|11.||Leica X Typ 113||APS-C||16.1||4928||3264||1080/30p||..||..||..||..|
|12.||Leica D-LUX 6||1/1.7||10.0||3648||2736||1080/60p||..||..||..||..|
|14.||Panasonic LX100||Four Thirds||12.7||4112||3088||4K/30p||22.3||12.5||553||67|
|15.||Sony RX100 IV||1-inch||20.0||5472||3648||4K/30p||22.8||12.6||591||70|
Many modern cameras cannot only take still pictures, but also record videos. Both cameras under consideration have a sensor with sufficiently fast read-out times for moving pictures, but the D-LUX Typ 109 provides a higher video resolution than the A5000. It can shoot video footage at 4K/30p, while the Sony is limited to 1080/60i.
Beyond body and sensor, cameras can and do differ across a range of features. For example, the D-LUX Typ 109 has an electronic viewfinder (2764k dots), which can be very helpful when shooting in bright sunlight. In contrast, the A5000 relies on live view and the rear LCD for framing. The following table reports on some other key feature differences and similarities of the Leica D-LUX Typ 109, the Sony A5000, and comparable cameras.
|1.||Leica D-LUX Typ 109||2764||n||3.0||921||fixed||n||1/4000s||11.0||n||Y|
|9.||Leica D-LUX 7||2764||n||3.0||1240||fixed||Y||1/4000s||11.0||n||Y|
|10.||Leica V-LUX Typ 114||2359||n||3.0||921||swivel||n||1/4000s||12.0||Y||Y|
|11.||Leica X Typ 113||optional||n||3.0||920||fixed||n||1/2000s||5.0||Y||n|
|12.||Leica D-LUX 6||optional||n||3.0||920||fixed||n||1/4000s||11.0||Y||Y|
|15.||Sony RX100 IV||2359||n||3.0||1228||tilting||n||1/2000s||16.0||Y||Y|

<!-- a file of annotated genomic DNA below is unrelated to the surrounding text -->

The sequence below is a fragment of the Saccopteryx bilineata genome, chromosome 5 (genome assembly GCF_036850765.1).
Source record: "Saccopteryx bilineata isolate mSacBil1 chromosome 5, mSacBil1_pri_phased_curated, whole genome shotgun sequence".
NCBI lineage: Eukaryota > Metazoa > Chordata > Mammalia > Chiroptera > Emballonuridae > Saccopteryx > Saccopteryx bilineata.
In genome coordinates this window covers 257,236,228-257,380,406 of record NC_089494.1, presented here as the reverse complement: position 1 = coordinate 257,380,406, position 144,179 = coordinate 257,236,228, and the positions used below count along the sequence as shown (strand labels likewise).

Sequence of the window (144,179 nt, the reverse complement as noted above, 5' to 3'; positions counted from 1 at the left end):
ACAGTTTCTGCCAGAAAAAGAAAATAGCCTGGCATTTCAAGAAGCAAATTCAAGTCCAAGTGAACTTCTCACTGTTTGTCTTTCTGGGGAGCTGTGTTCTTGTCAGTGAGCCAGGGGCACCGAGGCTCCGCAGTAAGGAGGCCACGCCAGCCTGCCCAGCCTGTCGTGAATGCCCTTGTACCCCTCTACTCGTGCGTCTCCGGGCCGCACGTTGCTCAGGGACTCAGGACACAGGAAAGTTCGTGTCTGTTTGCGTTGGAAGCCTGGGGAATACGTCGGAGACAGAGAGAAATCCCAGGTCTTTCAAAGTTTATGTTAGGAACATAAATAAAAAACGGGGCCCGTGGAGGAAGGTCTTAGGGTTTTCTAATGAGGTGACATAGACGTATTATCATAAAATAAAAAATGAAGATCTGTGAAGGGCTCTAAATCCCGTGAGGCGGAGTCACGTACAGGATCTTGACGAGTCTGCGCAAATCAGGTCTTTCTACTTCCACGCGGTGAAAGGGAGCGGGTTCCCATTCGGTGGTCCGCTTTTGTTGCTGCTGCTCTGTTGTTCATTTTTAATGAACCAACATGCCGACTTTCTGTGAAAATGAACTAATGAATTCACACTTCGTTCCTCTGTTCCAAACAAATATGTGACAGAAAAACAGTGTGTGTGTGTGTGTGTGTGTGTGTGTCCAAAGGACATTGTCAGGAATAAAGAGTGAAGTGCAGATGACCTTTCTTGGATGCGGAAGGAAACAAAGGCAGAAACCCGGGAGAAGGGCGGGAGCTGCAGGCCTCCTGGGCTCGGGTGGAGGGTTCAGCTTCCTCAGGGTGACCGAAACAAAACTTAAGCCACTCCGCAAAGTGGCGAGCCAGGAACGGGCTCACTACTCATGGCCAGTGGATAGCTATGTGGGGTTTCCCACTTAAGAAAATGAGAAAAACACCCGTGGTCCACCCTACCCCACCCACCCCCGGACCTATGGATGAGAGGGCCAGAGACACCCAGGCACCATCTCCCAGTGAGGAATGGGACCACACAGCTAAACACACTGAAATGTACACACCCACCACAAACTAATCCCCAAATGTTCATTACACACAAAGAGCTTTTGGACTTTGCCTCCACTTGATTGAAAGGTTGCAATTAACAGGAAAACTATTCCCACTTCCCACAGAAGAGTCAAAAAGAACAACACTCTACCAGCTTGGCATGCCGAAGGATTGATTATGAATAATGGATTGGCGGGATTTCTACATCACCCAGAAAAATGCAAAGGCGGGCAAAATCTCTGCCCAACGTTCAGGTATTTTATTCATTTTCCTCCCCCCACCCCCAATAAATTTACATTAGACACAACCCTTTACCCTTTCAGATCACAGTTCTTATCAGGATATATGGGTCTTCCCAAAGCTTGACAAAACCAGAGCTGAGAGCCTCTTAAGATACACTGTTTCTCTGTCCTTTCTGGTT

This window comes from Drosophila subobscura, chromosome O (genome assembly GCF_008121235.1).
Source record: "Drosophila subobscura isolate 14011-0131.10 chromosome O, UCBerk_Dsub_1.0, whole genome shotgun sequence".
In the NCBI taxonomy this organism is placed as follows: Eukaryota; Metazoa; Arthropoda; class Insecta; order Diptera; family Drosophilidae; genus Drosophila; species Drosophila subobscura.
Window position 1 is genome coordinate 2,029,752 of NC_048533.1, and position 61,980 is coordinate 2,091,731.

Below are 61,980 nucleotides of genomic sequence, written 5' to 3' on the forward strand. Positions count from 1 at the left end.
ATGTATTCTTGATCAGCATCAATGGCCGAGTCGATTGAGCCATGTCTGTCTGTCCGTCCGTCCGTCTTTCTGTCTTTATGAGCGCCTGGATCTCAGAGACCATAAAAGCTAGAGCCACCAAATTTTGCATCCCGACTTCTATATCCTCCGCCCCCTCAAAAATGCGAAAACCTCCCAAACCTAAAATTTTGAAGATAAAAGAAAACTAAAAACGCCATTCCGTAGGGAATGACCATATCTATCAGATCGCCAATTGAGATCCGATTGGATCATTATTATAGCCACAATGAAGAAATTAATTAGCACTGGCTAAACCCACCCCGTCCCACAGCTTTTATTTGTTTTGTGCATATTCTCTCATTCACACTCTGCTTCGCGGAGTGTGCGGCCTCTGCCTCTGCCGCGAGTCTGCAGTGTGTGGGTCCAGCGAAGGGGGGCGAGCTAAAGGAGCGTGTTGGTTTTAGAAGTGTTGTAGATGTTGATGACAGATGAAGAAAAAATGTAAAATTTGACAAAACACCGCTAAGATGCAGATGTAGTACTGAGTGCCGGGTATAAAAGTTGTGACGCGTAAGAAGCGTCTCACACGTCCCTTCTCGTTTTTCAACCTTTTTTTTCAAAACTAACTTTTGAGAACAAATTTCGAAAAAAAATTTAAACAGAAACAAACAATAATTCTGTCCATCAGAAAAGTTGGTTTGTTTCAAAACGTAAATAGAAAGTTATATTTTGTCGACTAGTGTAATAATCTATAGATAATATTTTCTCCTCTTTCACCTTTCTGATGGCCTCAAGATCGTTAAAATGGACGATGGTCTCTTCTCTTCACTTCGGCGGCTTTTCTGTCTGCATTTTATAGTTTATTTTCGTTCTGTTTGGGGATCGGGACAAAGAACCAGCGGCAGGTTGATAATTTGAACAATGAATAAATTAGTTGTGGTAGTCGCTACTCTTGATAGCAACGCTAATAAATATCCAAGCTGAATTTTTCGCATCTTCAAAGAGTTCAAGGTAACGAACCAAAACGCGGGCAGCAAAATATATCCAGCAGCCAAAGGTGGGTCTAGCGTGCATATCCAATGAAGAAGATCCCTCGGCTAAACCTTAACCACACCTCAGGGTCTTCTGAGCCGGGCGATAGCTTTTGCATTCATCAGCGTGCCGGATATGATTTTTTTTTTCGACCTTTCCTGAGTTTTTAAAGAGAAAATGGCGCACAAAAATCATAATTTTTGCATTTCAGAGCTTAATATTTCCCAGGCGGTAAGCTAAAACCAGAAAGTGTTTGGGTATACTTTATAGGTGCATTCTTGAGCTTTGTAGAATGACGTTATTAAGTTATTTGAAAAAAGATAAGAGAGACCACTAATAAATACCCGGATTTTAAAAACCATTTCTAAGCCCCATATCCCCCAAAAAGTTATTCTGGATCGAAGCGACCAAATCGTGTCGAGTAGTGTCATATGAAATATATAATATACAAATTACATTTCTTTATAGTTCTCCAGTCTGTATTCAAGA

One difference between the cameras concerns the presence of an on-board flash. The A5000 has one, while the D-LUX Typ 109 does not. While the built-in flash of the A5000 is not very powerful, it can at times be useful as a fill-in light.The A5000 has an articulated screen that can be turned to be front-facing. This characteristic will be appreciated by vloggers and photographers who are interested in taking selfies. In contrast, the D-LUX Typ 109 does not have a selfie-screen.
The reported shutter speed information refers to the use of the mechanical shutter. Yet, some cameras only have an electronic shutter, while others have an electronic shutter in addition to a mechanical one. In fact, the D-LUX Typ 109 is one of those camera that have an additional electronic shutter, which makes completely silent shooting possible. However, this mode is less suitable for photographing moving objects (risk of rolling shutter) or shooting under artificial light sources (risk of flickering).
The Leica D-LUX Typ 109 has an intervalometer built-in. This enables the photographer to capture time lapse sequences, such as flower blooming, a sunset or moon rise, without purchasing an external camera trigger and related software.